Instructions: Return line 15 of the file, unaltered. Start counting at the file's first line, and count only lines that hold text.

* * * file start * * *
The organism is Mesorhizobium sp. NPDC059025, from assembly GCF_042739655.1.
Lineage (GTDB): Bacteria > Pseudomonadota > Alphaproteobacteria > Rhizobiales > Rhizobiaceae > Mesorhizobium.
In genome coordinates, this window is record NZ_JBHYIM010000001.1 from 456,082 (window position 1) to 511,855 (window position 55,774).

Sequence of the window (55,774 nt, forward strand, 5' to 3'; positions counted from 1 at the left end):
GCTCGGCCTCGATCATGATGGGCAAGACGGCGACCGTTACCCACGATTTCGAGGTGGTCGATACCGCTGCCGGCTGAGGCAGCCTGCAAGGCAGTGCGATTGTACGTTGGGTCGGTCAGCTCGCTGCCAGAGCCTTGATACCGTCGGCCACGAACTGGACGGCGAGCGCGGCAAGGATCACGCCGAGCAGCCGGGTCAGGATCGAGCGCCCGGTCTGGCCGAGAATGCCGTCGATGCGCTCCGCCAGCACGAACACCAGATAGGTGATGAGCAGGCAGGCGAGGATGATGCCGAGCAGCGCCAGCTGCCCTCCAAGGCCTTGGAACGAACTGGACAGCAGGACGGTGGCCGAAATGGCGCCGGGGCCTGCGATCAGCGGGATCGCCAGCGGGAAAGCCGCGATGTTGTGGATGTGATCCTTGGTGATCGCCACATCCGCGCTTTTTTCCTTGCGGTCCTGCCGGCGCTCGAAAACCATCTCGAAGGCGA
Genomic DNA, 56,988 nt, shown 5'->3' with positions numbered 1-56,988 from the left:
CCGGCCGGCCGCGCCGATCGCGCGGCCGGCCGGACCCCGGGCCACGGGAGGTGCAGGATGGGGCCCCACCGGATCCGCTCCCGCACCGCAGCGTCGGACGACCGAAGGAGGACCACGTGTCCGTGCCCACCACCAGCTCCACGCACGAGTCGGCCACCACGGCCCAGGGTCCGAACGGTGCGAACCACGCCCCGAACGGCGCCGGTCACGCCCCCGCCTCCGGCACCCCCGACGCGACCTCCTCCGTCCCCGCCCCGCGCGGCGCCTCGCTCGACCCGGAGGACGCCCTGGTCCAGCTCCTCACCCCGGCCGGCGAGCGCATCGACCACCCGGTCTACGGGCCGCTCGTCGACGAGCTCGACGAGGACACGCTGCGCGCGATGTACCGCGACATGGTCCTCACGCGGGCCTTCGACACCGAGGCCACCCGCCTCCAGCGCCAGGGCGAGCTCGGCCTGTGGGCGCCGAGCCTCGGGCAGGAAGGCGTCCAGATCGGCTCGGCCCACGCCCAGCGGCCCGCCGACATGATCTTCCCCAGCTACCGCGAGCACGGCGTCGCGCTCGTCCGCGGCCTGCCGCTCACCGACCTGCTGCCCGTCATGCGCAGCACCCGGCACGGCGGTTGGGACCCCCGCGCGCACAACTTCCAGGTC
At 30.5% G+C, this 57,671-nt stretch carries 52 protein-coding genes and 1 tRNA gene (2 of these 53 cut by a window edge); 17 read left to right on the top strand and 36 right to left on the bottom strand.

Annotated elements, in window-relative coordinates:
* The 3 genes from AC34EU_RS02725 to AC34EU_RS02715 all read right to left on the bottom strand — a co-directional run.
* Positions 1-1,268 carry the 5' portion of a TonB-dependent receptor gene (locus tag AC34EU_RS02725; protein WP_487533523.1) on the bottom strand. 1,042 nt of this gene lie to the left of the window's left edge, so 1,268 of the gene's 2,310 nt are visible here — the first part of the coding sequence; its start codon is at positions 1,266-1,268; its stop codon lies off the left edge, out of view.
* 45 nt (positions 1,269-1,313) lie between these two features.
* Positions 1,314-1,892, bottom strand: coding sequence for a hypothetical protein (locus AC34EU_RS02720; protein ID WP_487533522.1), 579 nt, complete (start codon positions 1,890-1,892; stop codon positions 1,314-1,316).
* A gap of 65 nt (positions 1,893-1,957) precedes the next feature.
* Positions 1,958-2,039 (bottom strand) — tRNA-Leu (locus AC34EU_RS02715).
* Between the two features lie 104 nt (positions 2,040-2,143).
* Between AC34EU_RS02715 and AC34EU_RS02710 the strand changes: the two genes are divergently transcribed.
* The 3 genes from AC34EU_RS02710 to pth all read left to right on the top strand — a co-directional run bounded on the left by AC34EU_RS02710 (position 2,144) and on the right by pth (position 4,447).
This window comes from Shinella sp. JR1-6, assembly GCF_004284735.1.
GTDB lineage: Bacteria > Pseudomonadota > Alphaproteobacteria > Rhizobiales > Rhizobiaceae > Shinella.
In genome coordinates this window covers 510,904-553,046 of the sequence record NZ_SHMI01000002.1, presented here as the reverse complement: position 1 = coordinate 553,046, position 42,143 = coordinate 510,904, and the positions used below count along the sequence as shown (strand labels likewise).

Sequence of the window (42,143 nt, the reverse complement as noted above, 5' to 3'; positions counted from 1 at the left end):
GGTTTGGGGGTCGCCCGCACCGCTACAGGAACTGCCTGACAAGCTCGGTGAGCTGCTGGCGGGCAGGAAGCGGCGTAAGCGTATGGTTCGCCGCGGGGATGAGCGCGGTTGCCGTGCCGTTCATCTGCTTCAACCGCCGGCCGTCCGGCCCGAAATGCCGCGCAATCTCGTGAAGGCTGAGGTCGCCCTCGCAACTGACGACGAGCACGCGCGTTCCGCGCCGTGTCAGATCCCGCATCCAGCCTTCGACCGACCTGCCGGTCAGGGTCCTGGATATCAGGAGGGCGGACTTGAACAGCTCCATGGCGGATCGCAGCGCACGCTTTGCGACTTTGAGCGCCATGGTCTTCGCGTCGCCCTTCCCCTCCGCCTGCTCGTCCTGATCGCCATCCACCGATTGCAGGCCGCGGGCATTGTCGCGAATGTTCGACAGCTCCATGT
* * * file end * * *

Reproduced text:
* Positions 1,958-2,039 (bottom strand) — tRNA-Leu (locus AC34EU_RS02715).